Friday Voyage: Tierra Wools

Friday Voyage: Tierra Wools

September 11, 2014

Features, Friday Voyage

Los Ojos is just about as far north you can get in New Mexico before crossing over into Colorado. The tiny community is nestled in the mountains and meadows along Highway 85, almost directly across from its famous (or infamous) neighbor, Tierra Amarilla. The latter is where the courthouse raid of June 5, 1967 took place, when Reies and Anselmo Tijerina and their Alianza Federal de Mercedes (Federal Alliance of Land Grants) attempted to regain traditional land from Anglo developers and the US government. The raid was a last resort, following unsuccessful peaceful protests.

The Alianza’s claims and tactics are still debated today. Rhetoric was high, hostages were taken, and government violence was extreme. Shooting broke out. Trials followed, and the resolution those struggling sought wasn’t possible—leaving folk heroes rather than social change. This was a uniquely New Mexican chapter within the context of national reclamation at the time: the Civil Rights Movement was at its height in the South, and Women’s, Black, and Native American movements would rise within the decade. Were the Hispanic peoples of New Mexico the real owners of those lands, or did local Indian tribes have a prior claim? Driving north from Española, small road signs indicate you are leaving one land grant and entering another.

As surely as each of these struggles contributed—and continue to contribute—to the ongoing search for justice for us all, Los Ojos has its own history: a less obviously dramatic but no less important struggle to preserve cultural traditions and provide sustainability. To the outside eye, its most visible example is Tierra Wools, the inviting cooperative and showroom where visitors can admire and buy exquisite hand-woven rugs, bed blankets (sized from baby to king), picture tapestries, and smaller accessories such as jackets, vests, bags, hats, and shawls.

According to its brochure: “Tierra Wools offers a glimpse of a time when the Hispanic weaving tradition maintained village artisans through long cold winters. Then, Rio Grande weavers quenched a deep thirst for color harmony and spirituality by weaving for family, church and community.” I’ve visited Tierra Wools over the years, and always come away delighted by its offerings.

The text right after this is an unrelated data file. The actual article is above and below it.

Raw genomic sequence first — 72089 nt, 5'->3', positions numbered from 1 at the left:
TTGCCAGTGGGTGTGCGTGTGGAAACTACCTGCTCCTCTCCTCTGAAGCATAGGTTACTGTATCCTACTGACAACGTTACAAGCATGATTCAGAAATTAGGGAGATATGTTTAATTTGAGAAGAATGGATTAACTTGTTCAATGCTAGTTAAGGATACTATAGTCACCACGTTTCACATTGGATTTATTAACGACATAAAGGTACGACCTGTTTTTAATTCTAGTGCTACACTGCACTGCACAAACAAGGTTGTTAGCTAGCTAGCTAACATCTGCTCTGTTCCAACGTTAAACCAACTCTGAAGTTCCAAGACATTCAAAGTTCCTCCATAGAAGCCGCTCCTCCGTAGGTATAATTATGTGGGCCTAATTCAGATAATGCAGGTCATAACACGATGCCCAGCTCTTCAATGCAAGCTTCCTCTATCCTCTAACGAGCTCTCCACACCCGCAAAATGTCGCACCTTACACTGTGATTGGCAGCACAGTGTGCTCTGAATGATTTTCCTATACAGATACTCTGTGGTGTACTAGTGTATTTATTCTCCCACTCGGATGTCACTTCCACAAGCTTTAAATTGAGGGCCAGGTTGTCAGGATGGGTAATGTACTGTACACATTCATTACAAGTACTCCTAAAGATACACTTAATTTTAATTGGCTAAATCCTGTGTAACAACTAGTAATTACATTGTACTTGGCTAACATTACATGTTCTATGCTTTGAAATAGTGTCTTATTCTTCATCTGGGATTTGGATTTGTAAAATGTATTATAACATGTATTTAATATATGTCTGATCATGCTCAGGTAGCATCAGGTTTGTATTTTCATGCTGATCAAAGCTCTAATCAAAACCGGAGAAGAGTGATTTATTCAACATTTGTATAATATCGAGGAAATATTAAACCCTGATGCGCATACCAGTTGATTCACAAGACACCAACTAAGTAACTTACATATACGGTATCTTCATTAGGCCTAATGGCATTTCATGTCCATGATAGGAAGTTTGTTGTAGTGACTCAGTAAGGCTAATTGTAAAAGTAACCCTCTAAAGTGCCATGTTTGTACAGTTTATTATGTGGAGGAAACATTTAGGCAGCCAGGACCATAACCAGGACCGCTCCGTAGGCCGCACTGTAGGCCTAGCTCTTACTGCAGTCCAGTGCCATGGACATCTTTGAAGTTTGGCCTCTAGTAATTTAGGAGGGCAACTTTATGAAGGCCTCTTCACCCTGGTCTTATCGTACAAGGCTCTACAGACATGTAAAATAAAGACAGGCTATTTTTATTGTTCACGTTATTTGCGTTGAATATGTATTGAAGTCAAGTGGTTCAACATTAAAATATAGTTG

Like all endeavors that have managed to weather good times and bad, the enterprise has had its ups and downs. There was a time when the back room, filled with large looms, hummed with the sounds of battens, stick shuttles, beaters, combs and heddles. Half a dozen women might be spinning and weaving, each creating her unique design rooted in the Rio Grande tradition. The cooperative’s breeding program saved the old Spanish Churro sheep line from extinction.

In late September, 2014, the loom room was empty. But the stock of items for sale was just as beautiful as I remembered.

“Since the recession hit,” the woman behind the old wooden counter told me, “our weavers have mostly worked on consignment. We were having to call them up late each season and sending them home early. Now they’ll come in when they have an order to fill.”

Tierra Wools is housed in a century-old mercantile building. In addition to the finished items, the place sells hand-dyed yarns in a rainbow of colors. The dye pots are also on the premises, and hundreds of colorfast shades and hues are achieved. Tierra Wools makes these yarns available to other weavers and knitters, either at the shop in Los Ojos or by mail order at Weaving classes are also offered. And there is a guesthouse with three units, complete with kitchenettes, available for rental by the day, week or longer. One could benefit from escaping the contemporary rat race and spending some quiet time in this peaceful and physically beautiful environment. Call 575-588-7231 for class schedules and guesthouse reservations.

María Varela, one of New Mexico’s most truly illustrious citizens, has her own history with Tierra Wool’s parent company, Ganados del Valle (Livestock Growers of the Valley). Varela, who lived in the area for many years, was one of three founders of the organization in the mid-eighties. The sheep ranchers pooled their flocks and hired a sheepherder to save on overhead. Ganados grew to involve more than 50 local families in a network of small enterprises, including a wool-washing business, Pastores Lamb (which sells organically grown meats to groceries and gourmet restaurants in Santa Fe and Taos), and the weaving cooperative. In recent years, other small businesses have spun off from the original project.

Tierra Wools resurrected a 300-year-old Rio Grande weaving tradition to produce its hand-dyed, hand-spun, and hand-woven rugs and other apparel. The cooperative started in 1983, with two spinning wheels, four looms, and an $18,000 loan from Ganados. By the end of its first decade it was grossing $250,000 a year, selling original pieces for up to $3,000 each (most pieces are much less expensive), and employing 23 women, eight of whom became part owners. Today Tierra Wools rugs are known throughout the world.